JUDGE AS MEMBER OF HOST COMMITTEE
FOR FUND RAISING EVENT

Opinion No. 150 (1992)


QUESTION: Should a judge permit the judge's name to be included in a list of the members of the "Host Committees on an invitation to a fund raising event?

ANSWER: No. Canon 5B(2) provides that a judge shall not solicit funds for any educational, religious, charitable, fraternal, political, or civic organization.* Canon 10 provides that the word "shall" when used in the Code means compulsion. The Committee concludes that if a judge should agree to be listed as a host on an invitation to a fund raising event, that would constitute soliciting funds for the cause benefited by the event and, therefore, would violate Canon 5B(2).

Canon 2B is also relevant. It provides that a judge should not lend the prestige of judicial office to advance the interests of others. Such use of a judge's name would use, or at least would give the appearance of using, judicial prestige for fund raising even if the invitation does not identify the host judge as a judge, because a judge cannot realistically separate the prestige of judicial office from the judge's personal affairs. (Compare Opinions 73 and 136.)

Canon 2B also provides that a judge should not permit others to convey the impression that they are in a special position to influence the judge. By hosting a Fund raising event a judge would create an opportunity for a litigant to attempt to curry favor by contributing generously, and then to convey such an impression.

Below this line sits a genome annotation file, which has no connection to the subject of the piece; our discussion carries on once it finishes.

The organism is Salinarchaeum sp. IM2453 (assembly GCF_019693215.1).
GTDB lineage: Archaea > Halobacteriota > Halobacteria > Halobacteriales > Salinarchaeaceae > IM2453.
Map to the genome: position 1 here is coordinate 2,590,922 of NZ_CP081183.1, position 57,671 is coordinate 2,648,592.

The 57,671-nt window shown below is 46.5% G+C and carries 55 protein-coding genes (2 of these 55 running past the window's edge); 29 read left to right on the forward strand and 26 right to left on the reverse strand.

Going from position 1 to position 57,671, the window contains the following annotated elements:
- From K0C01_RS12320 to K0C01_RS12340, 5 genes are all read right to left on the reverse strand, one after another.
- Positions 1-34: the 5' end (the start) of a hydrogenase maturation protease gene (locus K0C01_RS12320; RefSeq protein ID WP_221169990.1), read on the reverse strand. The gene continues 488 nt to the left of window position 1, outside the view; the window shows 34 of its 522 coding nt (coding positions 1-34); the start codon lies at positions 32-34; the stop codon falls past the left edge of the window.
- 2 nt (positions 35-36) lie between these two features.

The applicable principles are also addressed in Opinions 11 (1976), 16 (1977), 41 (1979), 61 (1980), 59 and 60 (1982), and 131 (1989). The same rules apply to judges' personal participation in public fund raising activities for organizations devoted to the improvement of the law, the legal system, or the administration of justice. Canon 4C.

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*Committee Footnote: As the Cannon 5B(2) distinction between soliciting funds, and being a speaker or guest of honor at such an event, is quite specific, the Committee does not reach or consider the rationale for that distinction.